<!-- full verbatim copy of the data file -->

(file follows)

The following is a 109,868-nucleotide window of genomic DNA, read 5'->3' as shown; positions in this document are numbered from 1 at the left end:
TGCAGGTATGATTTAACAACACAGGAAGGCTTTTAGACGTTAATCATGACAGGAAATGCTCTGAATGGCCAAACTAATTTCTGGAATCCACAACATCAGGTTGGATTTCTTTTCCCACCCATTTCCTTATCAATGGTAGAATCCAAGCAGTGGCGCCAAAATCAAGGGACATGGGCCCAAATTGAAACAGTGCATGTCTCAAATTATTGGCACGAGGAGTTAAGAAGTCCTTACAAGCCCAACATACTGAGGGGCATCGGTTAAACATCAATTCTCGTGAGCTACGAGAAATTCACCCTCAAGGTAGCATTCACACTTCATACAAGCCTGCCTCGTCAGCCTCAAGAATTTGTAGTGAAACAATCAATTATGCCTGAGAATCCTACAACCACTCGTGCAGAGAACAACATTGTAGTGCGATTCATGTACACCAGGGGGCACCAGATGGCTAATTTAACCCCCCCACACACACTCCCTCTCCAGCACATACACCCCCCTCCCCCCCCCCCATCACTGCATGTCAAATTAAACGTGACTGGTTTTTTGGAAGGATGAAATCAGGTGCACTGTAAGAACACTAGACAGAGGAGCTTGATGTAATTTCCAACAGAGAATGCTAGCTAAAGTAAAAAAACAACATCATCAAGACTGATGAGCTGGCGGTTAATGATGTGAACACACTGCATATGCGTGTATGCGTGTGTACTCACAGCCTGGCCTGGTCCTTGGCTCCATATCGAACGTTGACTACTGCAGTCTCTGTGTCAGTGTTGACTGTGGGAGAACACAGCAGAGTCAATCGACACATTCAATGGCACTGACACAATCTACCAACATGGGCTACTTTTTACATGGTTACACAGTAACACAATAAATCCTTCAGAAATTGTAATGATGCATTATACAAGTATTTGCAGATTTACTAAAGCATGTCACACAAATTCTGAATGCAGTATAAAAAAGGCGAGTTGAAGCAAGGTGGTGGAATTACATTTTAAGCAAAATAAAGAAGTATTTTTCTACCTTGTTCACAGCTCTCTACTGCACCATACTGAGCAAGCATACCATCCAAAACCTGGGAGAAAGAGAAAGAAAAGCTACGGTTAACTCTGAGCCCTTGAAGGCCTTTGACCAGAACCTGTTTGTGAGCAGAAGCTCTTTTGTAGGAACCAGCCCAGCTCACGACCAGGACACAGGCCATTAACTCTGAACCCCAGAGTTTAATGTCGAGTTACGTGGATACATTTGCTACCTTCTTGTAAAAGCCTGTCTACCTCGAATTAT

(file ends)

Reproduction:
The following is a 109,868-nucleotide window of genomic DNA, read 5'->3' as shown; positions in this document are numbered from 1 at the left end:
TGCAGGTATGATTTAACAACACAGGAAGGCTTTTAGACGTTAATCATGACAGGAAATGCTCTGAATGGCCAAACTAATTTCTGGAATCCACAACATCAGGTTGGATTTCTTTTCCCACCCATTTCCTTATCAATGGTAGAATCCAAGCAGTGGCGCCAAAATCAAGGGACATGGGCCCAAATTGAAACAGTGCATGTCTCAAATTATTGGCACGAGGAGTTAAGAAGTCCTTACAAGCCCAACATACTGAGGGGCATCGGTTAAACATCAATTCTCGTGAGCTACGAGAAATTCACCCTCAAGGTAGCATTCACACTTCATACAAGCCTGCCTCGTCAGCCTCAAGAATTTGTAGTGAAACAATCAATTATGCCTGAGAATCCTACAACCACTCGTGCAGAGAACAACATTGTAGTGCGATTCATGTACACCAGGGGGCACCAGATGGCTAATTTAACCCCCCCACACACACTCCCTCTCCAGCACATACACCCCCCTCCCCCCCCCCCATCACTGCATGTCAAATTAAACGTGACTGGTTTTTTGGAAGGATGAAATCAGGTGCACTGTAAGAACACTAGACAGAGGAGCTTGATGTAATTTCCAACAGAGAATGCTAGCTAAAGTAAAAAAACAACATCATCAAGACTGATGAGCTGGCGGTTAATGATGTGAACACACTGCATATGCGTGTATGCGTGTGTACTCACAGCCTGGCCTGGTCCTTGGCTCCATATCGAACGTTGACTACTGCAGTCTCTGTGTCAGTGTTGACTGTGGGAGAACACAGCAGAGTCAATCGACACATTCAATGGCACTGACACAATCTACCAACATGGGCTACTTTTTACATGGTTACACAGTAACACAATAAATCCTTCAGAAATTGTAATGATGCATTATACAAGTATTTGCAGATTTACTAAAGCATGTCACACAAATTCTGAATGCAGTATAAAAAAGGCGAGTTGAAGCAAGGTGGTGGAATTACATTTTAAGCAAAATAAAGAAGTATTTTTCTACCTTGTTCACAGCTCTCTACTGCACCATACTGAGCAAGCATACCATCCAAAACCTGGGAGAAAGAGAAAGAAAAGCTACGGTTAACTCTGAGCCCTTGAAGGCCTTTGACCAGAACCTGTTTGTGAGCAGAAGCTCTTTTGTAGGAACCAGCCCAGCTCACGACCAGGACACAGGCCATTAACTCTGAACCCCAGAGTTTAATGTCGAGTTACGTGGATACATTTGCTACCTTCTTGTAAAAGCCTGTCTACCTCGAATTAT